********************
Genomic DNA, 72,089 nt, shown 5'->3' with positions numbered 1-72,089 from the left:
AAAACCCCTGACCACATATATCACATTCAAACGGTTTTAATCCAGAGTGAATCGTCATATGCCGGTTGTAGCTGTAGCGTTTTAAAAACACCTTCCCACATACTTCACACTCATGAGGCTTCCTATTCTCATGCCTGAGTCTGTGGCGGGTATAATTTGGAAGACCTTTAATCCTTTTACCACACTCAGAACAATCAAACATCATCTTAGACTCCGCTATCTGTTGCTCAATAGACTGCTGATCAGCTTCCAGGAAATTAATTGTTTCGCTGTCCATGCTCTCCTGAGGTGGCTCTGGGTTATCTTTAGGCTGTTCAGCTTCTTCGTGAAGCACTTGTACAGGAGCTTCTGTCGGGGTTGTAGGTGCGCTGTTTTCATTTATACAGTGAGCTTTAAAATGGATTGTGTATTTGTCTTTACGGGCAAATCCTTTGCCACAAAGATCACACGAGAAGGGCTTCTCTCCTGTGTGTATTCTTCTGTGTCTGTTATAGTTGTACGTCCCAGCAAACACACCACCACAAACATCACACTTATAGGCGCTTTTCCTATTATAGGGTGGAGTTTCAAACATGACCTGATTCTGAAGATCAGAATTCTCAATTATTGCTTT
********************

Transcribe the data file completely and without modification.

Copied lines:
Genomic DNA, 72,089 nt, shown 5'->3' with positions numbered 1-72,089 from the left:
AAAACCCCTGACCACATATATCACATTCAAACGGTTTTAATCCAGAGTGAATCGTCATATGCCGGTTGTAGCTGTAGCGTTTTAAAAACACCTTCCCACATACTTCACACTCATGAGGCTTCCTATTCTCATGCCTGAGTCTGTGGCGGGTATAATTTGGAAGACCTTTAATCCTTTTACCACACTCAGAACAATCAAACATCATCTTAGACTCCGCTATCTGTTGCTCAATAGACTGCTGATCAGCTTCCAGGAAATTAATTGTTTCGCTGTCCATGCTCTCCTGAGGTGGCTCTGGGTTATCTTTAGGCTGTTCAGCTTCTTCGTGAAGCACTTGTACAGGAGCTTCTGTCGGGGTTGTAGGTGCGCTGTTTTCATTTATACAGTGAGCTTTAAAATGGATTGTGTATTTGTCTTTACGGGCAAATCCTTTGCCACAAAGATCACACGAGAAGGGCTTCTCTCCTGTGTGTATTCTTCTGTGTCTGTTATAGTTGTACGTCCCAGCAAACACACCACCACAAACATCACACTTATAGGCGCTTTTCCTATTATAGGGTGGAGTTTCAAACATGACCTGATTCTGAAGATCAGAATTCTCAATTATTGCTTT